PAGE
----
An Enlightening Crying Episode

As some students cry and tell their parents they do not want to go to school on the first day, I found myself doing the same thing on the second day of school of my first year of teaching.  My dad happened to be in town and needed my car, so there he was driving me to school like he had all those years ago.  I sat in the passenger seat crying.  I cried and told him teaching was too hard, and I didn’t want to do it.  At a stoplight he turned to me and said, “Molly, you have to go.  This is your job now.” I began to calm down and take deep breaths like I had guided a student to do so the day before.  Teaching was my job.  I had just spent the past four years studying to get to this point.  But, really, no one and nothing could have truly prepared me for everything in education.

What was my experience like in my teacher preparation classes? Who creates the curriculum all teachers must go through? Do these people ever receive feedback from alumni after they have experienced their first years of teaching to see what could be improved?

No one asked me, but here are a few thoughts:

  1. Student teaching could be an entire year.  Yes, I know it seems silly to pay to work, but I believe student teachers miss out on key elements of classroom set up.  I was a student teacher in a 1st/2nd grade in the spring.  Sure, it was great because all the students knew the routine, and they were academic risk takers. Talk about false advertising.  It was not like that for me the following August (hence the crying episode.)  I didn’t know what to do on the first day. How do you teach rules? What do you mean you don’t know how to write the date?  By student teaching the entire year, it allows the opportunity to experience much of what to expect when teaching on your own.
  2. Include a required class about working with families in teacher preparation classes.   No one ever mentioned working with parents.  Seriously.  I must say this was the most difficult part of my first years of teaching. I started my second year of teaching at a new, well-known school. I had just adopted a class from the recently retired 30 year veteran teacher everyone loved and thought they were going to get.  I did not adopt the love. The parents were brutal. I received support from my principal and colleagues, but felt blindsided. Any conversation or class regarding how to effectively communicate with families would have been beneficial.  Over the years many teachers have shared the same experience.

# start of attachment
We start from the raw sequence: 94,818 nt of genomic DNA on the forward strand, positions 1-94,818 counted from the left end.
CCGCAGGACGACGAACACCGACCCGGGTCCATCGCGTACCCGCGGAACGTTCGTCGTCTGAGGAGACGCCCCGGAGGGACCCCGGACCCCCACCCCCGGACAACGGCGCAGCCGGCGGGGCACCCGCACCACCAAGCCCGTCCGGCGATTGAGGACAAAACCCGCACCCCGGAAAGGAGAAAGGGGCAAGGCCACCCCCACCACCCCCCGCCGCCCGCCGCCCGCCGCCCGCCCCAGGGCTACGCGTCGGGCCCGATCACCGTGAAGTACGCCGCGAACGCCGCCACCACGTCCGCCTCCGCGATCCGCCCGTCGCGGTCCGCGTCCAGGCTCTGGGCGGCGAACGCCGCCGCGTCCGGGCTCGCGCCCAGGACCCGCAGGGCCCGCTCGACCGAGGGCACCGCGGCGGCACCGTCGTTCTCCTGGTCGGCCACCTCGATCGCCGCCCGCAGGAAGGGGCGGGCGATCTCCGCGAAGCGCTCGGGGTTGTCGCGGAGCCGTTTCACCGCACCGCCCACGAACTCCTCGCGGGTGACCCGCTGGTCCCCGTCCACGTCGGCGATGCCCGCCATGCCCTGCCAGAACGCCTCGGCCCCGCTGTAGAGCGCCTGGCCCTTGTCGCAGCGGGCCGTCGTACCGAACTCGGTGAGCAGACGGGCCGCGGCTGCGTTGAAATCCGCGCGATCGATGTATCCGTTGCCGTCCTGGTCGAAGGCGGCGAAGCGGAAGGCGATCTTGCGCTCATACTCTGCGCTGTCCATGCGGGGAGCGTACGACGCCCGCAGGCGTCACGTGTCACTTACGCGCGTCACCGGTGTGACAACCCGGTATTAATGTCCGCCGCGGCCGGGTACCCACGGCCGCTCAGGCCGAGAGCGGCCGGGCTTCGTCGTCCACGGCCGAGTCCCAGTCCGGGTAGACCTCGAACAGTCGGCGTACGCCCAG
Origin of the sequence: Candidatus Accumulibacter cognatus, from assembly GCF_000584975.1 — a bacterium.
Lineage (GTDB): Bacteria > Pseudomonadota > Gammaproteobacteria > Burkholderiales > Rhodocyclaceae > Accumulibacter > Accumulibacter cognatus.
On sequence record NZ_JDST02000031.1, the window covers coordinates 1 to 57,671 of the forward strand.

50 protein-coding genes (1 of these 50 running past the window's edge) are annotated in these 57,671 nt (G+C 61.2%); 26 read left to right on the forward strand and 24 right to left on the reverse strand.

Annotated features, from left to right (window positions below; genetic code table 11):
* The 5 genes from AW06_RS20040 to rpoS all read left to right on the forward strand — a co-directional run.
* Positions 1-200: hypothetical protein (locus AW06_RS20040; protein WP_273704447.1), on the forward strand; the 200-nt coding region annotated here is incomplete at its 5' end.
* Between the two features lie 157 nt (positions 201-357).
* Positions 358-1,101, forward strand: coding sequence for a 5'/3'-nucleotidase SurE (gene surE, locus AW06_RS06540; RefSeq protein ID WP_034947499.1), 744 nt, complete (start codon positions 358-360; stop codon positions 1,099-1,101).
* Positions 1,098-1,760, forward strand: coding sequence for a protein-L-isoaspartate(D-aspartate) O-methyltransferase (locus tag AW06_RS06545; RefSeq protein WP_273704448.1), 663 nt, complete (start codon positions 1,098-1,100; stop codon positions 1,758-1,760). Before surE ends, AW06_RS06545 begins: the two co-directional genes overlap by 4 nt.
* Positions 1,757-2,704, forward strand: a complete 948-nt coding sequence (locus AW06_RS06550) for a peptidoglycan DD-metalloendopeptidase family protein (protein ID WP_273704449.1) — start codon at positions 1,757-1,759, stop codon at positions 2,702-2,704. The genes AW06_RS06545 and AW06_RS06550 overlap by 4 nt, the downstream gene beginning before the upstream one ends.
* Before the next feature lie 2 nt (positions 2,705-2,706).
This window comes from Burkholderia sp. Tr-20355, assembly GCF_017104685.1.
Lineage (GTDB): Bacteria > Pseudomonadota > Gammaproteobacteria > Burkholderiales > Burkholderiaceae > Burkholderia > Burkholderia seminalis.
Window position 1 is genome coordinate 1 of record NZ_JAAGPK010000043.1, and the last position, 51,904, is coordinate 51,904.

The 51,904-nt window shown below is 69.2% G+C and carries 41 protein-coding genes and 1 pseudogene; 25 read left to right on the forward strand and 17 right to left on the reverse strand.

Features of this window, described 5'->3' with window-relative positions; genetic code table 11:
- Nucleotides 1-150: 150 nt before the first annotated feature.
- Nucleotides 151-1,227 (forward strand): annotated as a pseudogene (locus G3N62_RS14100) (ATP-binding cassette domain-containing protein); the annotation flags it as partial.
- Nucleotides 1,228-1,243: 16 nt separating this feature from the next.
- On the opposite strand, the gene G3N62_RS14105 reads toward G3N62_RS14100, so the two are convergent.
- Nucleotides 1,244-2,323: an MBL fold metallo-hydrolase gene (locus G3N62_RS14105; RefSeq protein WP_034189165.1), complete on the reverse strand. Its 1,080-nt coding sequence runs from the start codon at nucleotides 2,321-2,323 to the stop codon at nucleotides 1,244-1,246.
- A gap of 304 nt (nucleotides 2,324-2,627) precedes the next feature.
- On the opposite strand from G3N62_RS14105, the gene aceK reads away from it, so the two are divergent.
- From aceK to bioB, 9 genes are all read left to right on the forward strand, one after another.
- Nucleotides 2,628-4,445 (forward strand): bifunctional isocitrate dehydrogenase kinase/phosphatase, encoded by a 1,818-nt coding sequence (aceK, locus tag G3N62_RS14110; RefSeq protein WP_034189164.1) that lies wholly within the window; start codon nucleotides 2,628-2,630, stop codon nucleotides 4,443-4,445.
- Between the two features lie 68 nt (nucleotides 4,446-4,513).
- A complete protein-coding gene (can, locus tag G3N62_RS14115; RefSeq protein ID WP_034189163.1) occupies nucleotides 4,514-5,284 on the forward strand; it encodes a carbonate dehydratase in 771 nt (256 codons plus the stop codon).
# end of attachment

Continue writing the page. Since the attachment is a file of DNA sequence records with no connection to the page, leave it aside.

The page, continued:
3. Teacher education should continue.  Initially I thought teacher prep classes should begin sophomore year, and then I thought back to what I was like my sophomore year so, No. Instead education should continue after graduating whether as classes offered to enhance understanding in a particular academic area, an interest that can be shared in the classroom, or courses for an advanced degree. I know it gets said a lot, but we should model lifelong learning.

I very much value my undergraduate education and believe I received good training.  Was best practice always in effect at the university level?  I remember one professor said she didn’t like children so she moved up to higher education. Encouraging. But, then I met a difference maker during my elementary math class who said my job as an educator was to help students see and experience the real world.

What suggestions do you have for improvement?


Molly Reed

Molly Reed

Tucson, Arizona

My classroom teaching experience has been in Tucson’s urban public schools with grades first through fifth. Beginning my eleventh year of teaching, I am the Outdoor Learning Coordinator at a Project Based Learning primary school. I am a National Board Certified Teacher (ECGen) with a BA in Elementary Education and MA in Teaching and Teacher Education from the University of Arizona.

My introduction to teaching occurred during a National Outdoor Leadership School semester which led me to work as an outdoor educator traveling throughout the United States and South America. I am interested in connecting with other educators and those interested in the changes in schools with education policy.

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